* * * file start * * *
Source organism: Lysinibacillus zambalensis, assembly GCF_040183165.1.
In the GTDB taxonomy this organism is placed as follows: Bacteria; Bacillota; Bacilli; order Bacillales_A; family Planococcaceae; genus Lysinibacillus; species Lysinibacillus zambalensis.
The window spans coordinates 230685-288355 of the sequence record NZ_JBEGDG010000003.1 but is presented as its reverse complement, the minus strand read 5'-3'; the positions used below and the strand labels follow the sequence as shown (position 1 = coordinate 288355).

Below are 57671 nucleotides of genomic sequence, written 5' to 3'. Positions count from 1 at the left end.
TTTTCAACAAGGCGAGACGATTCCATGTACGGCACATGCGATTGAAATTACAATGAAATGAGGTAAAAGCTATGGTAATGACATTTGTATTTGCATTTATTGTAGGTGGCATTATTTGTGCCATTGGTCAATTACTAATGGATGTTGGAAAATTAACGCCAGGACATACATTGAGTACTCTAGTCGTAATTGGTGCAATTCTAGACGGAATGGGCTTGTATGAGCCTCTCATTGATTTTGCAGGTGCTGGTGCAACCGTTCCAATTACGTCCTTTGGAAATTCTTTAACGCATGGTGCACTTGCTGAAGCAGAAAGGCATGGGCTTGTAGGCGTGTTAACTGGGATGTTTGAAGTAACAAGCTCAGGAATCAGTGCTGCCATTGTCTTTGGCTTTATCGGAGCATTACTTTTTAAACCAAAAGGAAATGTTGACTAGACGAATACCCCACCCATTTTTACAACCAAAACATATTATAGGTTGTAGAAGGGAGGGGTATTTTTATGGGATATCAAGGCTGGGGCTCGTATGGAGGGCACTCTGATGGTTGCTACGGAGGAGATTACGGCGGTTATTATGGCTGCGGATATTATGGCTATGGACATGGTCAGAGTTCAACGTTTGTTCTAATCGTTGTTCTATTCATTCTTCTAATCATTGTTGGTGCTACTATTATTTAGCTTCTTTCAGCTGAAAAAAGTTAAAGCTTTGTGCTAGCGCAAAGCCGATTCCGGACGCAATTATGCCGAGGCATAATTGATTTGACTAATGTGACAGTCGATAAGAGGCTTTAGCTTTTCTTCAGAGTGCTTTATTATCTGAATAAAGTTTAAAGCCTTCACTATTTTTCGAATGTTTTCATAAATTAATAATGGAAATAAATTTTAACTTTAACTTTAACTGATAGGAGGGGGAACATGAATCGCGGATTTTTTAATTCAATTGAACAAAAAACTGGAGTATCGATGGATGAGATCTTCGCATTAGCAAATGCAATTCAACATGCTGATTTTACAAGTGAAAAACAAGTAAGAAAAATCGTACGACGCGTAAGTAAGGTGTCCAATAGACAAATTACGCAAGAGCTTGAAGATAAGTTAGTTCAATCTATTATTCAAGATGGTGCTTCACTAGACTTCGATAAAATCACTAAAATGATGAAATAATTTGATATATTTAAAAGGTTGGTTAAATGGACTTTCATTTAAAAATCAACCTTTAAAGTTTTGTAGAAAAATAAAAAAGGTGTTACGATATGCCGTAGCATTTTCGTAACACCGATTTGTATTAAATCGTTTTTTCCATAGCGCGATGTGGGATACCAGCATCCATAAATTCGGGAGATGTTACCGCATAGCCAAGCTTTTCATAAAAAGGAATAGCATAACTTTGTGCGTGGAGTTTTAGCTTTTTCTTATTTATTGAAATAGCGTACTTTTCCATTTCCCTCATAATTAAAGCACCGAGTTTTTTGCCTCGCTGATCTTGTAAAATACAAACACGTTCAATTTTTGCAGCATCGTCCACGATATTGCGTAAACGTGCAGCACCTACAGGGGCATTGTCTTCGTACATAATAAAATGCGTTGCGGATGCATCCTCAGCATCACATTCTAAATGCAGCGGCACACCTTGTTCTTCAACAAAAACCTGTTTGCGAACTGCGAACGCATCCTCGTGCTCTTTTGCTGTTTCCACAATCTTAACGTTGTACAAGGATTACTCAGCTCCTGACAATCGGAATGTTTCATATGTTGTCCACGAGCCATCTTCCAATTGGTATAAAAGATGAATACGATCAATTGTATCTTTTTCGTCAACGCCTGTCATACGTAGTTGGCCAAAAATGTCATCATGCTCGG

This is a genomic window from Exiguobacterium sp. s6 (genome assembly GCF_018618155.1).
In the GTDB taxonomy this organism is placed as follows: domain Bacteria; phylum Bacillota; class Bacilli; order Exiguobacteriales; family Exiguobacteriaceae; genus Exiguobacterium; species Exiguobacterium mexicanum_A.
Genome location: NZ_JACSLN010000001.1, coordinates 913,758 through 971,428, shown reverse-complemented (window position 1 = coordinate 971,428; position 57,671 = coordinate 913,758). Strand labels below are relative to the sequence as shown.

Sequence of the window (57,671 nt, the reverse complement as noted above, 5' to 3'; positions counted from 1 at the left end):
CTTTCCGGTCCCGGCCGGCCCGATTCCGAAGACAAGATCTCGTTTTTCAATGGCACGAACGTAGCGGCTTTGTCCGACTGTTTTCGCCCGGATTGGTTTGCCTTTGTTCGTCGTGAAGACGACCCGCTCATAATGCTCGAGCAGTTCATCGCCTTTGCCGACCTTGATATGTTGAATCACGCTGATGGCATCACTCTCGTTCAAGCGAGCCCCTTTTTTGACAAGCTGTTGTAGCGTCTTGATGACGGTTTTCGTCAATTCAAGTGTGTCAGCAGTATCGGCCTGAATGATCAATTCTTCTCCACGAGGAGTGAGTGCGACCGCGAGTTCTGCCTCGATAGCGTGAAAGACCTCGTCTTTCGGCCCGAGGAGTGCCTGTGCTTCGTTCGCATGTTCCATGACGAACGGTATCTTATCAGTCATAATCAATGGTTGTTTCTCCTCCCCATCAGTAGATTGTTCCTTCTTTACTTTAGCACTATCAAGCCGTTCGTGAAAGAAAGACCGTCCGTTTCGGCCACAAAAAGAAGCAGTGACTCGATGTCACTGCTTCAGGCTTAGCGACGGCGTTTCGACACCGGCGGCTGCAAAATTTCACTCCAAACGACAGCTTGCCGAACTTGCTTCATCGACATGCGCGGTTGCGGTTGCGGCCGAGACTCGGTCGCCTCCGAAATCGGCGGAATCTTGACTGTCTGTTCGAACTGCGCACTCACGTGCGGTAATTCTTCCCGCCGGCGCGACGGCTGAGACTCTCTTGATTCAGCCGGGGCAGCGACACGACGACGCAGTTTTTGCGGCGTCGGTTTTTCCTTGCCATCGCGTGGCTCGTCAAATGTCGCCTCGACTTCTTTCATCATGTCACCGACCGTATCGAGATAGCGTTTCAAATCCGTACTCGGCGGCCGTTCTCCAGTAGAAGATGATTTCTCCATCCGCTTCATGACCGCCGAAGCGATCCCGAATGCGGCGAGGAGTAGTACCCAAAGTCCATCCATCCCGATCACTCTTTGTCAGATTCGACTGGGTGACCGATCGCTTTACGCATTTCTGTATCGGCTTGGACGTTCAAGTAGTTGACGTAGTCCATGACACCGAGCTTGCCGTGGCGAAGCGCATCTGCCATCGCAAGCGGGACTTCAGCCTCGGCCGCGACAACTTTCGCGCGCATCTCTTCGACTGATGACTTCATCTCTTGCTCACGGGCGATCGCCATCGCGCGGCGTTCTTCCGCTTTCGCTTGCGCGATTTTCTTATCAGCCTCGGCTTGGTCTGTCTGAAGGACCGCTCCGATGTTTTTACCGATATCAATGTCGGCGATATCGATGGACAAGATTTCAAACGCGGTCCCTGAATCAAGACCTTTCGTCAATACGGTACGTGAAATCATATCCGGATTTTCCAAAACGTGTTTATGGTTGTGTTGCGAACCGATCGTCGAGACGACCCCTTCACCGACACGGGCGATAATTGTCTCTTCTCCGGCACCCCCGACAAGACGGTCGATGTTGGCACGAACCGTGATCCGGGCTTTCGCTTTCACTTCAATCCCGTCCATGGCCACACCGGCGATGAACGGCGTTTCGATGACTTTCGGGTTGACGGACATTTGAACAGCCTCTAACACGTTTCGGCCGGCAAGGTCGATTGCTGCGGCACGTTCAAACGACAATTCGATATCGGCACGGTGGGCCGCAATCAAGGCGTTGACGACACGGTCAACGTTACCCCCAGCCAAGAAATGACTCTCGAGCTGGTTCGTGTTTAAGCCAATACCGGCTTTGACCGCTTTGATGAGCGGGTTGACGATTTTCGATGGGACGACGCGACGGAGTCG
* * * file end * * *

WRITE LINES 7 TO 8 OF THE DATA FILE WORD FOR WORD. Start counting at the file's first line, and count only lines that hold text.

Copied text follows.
In the GTDB taxonomy this organism is placed as follows: domain Bacteria; phylum Bacillota; class Bacilli; order Exiguobacteriales; family Exiguobacteriaceae; genus Exiguobacterium; species Exiguobacterium mexicanum_A.
Genome location: NZ_JACSLN010000001.1, coordinates 913,758 through 971,428, shown reverse-complemented (window position 1 = coordinate 971,428; position 57,671 = coordinate 913,758). Strand labels below are relative to the sequence as shown.